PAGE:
The wait is over. As of today, international trade in silky and thresher sharks will be regulated through strict the Convention on International Trade in Endangered Species of Wild Fauna and Flora (CITES) trade controls. As such, any trade in these species from this day forward requires a science-backed finding that the levels of trade will not jeopardise their survival in the wild, and confirmation that they have been legally taken. CITES also regulates “introduction from the sea”, and as such, the same requirements also apply for silky and thresher sharks when taken in areas outside of national jurisdiction, often called the “high seas”.
The decision to bring silky and thresher sharks under CITES was taken exactly a year ago, when the 182 countries plus the European Union (known as the Parties), that are members of CITES, decided to put the silky and thresher sharks, along with a further 500+ new species of wild animals and plants, under the global treaty’s trade regulation regime.
The Conference of the Parties allowed a one year delay before the new rules came into force so that countries could put the necessary regulations and processes into place, noting the high commercial value of the species and the challenge of identifying the products and derivatives of the species in trade.
“The 183 Parties to CITES are increasingly turning to CITES to help ensure sustainability in our oceans. The silky and thresher sharks, together with some other shark species, have been brought under CITES in an effort to help ensure their survival in the wild. The CITES Secretariat is doing its utmost to assist its Parties, in particular developing countries, to implement the Convention for these marine species so that the trade is legal, sustainable and reported,” said CITES Secretary-General, John Scanlon.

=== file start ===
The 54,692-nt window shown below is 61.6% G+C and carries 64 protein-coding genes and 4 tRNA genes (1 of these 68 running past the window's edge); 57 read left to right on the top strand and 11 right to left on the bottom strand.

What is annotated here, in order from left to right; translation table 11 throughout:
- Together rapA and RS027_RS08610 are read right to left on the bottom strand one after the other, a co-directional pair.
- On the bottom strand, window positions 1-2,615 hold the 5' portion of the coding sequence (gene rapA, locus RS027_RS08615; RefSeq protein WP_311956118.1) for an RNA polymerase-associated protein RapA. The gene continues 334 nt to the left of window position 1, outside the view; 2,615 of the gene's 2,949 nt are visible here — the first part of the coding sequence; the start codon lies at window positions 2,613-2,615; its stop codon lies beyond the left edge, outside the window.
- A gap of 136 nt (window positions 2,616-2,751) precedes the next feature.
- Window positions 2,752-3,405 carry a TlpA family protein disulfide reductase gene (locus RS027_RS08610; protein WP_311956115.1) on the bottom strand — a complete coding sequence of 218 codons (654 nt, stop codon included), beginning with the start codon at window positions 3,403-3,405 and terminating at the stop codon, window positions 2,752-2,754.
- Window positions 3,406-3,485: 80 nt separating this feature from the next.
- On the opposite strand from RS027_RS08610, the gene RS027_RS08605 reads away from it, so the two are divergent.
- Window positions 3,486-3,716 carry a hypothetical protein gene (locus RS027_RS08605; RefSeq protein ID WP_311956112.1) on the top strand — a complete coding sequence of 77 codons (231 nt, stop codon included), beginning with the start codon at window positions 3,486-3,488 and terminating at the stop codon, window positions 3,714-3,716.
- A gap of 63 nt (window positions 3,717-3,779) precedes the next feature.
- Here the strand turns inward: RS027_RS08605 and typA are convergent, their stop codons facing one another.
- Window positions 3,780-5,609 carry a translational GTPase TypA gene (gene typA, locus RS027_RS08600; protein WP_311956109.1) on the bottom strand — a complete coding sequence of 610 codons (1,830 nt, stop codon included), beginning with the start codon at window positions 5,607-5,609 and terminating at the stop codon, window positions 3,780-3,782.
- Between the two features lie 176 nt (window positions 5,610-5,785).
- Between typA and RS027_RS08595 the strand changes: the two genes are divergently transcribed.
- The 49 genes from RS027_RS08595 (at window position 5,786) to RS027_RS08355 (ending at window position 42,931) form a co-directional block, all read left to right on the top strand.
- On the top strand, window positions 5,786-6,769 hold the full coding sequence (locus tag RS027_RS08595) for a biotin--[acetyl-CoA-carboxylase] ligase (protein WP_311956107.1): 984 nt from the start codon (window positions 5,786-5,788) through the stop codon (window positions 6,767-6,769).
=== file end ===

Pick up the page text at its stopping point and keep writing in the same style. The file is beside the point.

Earlier this year, the European Union contributed 900,000 EUR to support the capacity building work of the CITES Secretariat and its partners, including FAO, to assist Parties in implementing CITES rules for marine species – including sharks – that are regulated by CITES trade controls and exploited commercially. This is also a role of CITES that has been recognised by the UN General Assembly in its annual resolution on Sustainable Fisheries.
“Among the roughly 1,000 species of sharks, which include sharks, skates, rays and chimaeras in the CITES context, 23 are included in CITES Appendix II. Contrary to certain misconceptions, CITES Appendix II does not prohibit the harvesting or international trade in any shark species, rather it has brought them under its strict trade controls to ensure that any such trade is legal, sustainable and reported. These efforts will in turn contribute towards achieving enhanced sustainable fisheries management, and ending destructive fishing practices, including illegal, unreported and unregulated fishing, and thereby supporting the achievement of the UN Sustainable Development Goals,” added Scanlon.